For decades, radiotherapy (RT) has been an effective treatment in saving and prolonging life for many cancer patients, but medical errors from radiation treatment can be fatal. For example, overdosing patients through RT has been reported to be lethal.1 While the error rate in patients treated with RT has been as low as 0.005%, one death is one too many.2
The World Health Organization (WHO) in combination with the International Atomic Energy Agency (IAEA) published a review in 2008 titled, “Radiotherapy Risk Profile.”3 In this document they describe that from 1976 to 2007, 3,125 reported patients were affected by RT incidents that led to adverse events. This literature noted that 1% (n=38) of the patients affected by RT incidents eventually died due to radiation toxicity.3 Per WHO’s review, the majority of errors were caused by a communication failure. After classifying where the errors occurred, they discovered that the majority of errors (38%; n=1,732) were related to transfer of information, while 18% (n=844) occurred during actual treatment delivery, and only 9% occurred during the treatment planning stage (n=420). The remaining 35% of the incidents were due to a combination of events during the planning process.
While reducing errors in radiation oncology should be a simple process, the reality is that it is a multistep process.4 Treatment of a single patient requires contributions from the nurse, physician, computed tomography (CT) simulation staff, dosimetrist, physicist and radiation therapist. Considering the many steps to delivering RT, a single error can be propagated throughout multiple steps of the process. Likewise, there are multiple opportunities to detect an error because of the multistep nature of the process.
While RT errors can be attributed to machine or software errors, the majority of errors are attributable to humans. The United States Nuclear Regulatory Commission (NRC) has recorded that of all reported RT incidents, about 60% or more are due to human error.5 These data suggest that most errors can be prevented if human errors can be prevented or caught early in the process.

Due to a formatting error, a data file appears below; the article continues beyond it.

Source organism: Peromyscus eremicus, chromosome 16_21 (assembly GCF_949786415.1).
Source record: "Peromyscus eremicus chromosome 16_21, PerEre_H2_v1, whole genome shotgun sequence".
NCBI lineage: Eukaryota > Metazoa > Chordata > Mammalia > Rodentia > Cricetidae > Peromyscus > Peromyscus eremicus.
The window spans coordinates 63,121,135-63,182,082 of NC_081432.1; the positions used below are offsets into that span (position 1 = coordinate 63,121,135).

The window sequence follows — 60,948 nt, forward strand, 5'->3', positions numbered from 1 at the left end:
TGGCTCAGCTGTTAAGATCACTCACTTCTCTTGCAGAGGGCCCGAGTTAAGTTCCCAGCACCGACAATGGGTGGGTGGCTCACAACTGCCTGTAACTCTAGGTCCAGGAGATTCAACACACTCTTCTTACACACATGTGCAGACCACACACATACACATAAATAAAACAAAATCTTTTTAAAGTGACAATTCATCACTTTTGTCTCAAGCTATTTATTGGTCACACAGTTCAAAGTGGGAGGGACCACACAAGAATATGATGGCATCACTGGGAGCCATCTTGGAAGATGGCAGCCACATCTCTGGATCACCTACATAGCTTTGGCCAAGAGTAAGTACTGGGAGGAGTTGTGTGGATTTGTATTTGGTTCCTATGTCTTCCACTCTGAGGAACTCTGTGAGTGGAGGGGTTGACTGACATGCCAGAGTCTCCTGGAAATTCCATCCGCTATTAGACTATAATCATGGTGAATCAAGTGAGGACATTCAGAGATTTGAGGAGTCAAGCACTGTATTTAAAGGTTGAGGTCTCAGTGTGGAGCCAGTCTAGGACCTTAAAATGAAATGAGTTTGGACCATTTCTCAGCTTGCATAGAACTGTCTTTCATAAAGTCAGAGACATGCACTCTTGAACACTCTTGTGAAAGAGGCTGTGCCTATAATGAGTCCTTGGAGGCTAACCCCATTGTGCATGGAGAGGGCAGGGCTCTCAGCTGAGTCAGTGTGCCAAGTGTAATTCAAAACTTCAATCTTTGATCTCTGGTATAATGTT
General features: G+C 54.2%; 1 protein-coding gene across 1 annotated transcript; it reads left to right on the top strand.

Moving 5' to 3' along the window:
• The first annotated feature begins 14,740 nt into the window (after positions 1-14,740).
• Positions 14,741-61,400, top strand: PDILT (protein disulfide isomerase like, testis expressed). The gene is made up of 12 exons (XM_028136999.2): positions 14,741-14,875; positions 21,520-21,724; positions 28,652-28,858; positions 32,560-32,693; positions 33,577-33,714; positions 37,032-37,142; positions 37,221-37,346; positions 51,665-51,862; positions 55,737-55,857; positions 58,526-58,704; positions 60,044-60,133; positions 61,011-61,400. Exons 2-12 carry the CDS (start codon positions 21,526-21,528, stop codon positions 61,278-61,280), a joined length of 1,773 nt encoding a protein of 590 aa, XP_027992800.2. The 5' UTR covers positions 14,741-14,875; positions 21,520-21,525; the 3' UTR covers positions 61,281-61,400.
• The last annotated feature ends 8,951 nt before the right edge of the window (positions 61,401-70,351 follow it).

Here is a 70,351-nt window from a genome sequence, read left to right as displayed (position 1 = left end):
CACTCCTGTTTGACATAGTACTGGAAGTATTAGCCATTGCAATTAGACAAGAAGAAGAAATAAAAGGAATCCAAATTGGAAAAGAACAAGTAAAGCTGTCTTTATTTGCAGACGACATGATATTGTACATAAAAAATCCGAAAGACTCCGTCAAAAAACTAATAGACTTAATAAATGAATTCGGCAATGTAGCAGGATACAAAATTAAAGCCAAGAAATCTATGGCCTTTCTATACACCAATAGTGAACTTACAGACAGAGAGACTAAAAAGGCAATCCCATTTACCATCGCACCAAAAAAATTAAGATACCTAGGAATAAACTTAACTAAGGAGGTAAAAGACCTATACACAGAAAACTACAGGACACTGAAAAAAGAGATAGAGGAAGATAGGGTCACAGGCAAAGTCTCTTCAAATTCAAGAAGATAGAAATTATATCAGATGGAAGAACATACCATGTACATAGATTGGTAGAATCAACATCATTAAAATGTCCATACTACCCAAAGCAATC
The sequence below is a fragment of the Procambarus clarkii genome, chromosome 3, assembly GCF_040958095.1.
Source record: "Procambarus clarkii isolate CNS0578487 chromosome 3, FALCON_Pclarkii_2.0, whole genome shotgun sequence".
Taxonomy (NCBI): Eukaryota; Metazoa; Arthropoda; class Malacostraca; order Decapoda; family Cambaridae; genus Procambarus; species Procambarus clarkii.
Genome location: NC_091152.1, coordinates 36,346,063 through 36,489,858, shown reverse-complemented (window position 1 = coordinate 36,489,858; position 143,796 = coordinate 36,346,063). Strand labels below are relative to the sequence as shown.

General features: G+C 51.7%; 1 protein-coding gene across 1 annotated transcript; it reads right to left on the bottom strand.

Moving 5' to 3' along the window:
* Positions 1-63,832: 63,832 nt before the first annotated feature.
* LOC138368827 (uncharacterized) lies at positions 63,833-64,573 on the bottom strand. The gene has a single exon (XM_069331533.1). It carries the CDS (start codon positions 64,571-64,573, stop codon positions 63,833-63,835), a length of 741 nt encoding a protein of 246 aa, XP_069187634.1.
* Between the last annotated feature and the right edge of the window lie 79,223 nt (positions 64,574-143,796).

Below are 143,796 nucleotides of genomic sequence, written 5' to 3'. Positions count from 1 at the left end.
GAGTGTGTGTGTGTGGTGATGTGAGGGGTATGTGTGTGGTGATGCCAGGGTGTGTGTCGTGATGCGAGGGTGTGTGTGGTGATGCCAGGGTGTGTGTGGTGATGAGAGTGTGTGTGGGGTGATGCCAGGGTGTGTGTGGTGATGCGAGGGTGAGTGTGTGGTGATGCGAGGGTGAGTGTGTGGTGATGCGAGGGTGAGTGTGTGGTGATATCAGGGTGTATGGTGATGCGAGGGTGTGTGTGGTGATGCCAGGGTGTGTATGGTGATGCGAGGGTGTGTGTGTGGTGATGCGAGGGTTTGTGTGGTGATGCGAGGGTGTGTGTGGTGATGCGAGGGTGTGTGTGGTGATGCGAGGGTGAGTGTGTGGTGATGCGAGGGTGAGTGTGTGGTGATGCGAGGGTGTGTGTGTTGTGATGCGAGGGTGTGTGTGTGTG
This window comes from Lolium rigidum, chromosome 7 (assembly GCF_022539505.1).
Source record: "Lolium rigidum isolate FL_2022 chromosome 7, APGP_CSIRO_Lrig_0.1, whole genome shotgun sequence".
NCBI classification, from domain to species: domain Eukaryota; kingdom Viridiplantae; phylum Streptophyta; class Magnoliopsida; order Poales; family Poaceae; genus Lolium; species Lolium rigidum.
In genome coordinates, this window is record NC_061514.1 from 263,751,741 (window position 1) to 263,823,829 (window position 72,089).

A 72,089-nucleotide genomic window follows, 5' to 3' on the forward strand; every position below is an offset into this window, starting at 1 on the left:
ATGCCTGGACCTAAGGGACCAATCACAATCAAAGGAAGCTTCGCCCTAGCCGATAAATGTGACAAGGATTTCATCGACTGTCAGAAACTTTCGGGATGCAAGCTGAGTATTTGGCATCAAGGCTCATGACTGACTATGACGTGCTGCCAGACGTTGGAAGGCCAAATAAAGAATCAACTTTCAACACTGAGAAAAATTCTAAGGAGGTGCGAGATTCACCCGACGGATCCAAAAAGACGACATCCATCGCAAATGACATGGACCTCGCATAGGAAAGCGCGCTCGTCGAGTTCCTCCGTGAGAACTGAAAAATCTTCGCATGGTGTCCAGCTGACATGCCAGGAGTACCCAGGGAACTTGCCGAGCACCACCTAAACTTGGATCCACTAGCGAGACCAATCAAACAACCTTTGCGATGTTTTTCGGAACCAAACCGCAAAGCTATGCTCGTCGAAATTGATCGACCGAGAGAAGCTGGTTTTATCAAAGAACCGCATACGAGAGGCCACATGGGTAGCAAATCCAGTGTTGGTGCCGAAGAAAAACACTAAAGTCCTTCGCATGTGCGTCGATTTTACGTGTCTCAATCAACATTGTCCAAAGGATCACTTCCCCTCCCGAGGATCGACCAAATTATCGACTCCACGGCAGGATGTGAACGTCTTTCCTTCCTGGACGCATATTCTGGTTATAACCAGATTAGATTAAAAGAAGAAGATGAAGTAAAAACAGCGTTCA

An “incident” is defined by the IAEA safety standards as any unintended event that has consequences that are not negligible from the point of view of protection or safety, whereas a “near miss” is a potential significant event that did not occur owing to the facility conditions prevailing at the time.6 If “incidents” can be converted to “near misses” or good catches, then patients can be saved from harm.
Safety checklists have been implemented in different arenas to reduce human errors through duplication lists or safety timeouts. They have been implemented in the airline industry, NASA engineering, and operating rooms, and have proven successful in reducing human errors.2 For example, when used in surgery, they have been shown to reduce inpatient complications and deaths. In a study published in the New England Journal of Medicine by Haynes et al. titled, “Surgical Safety Checklist to Reduce Morbidity and Mortality in a Global Population,” checklists were enforced inn8 hospitals across 8 different cities. The study investigators demonstrated that checklist implementation reduced the rate of inpatient death after surgery from 1.5% to 0.8% along with the number of inpatient complications from 11% to 7%.7
The purpose of this project was to implement an electronic safety checklist program into the workflow of an academic radiation oncology department.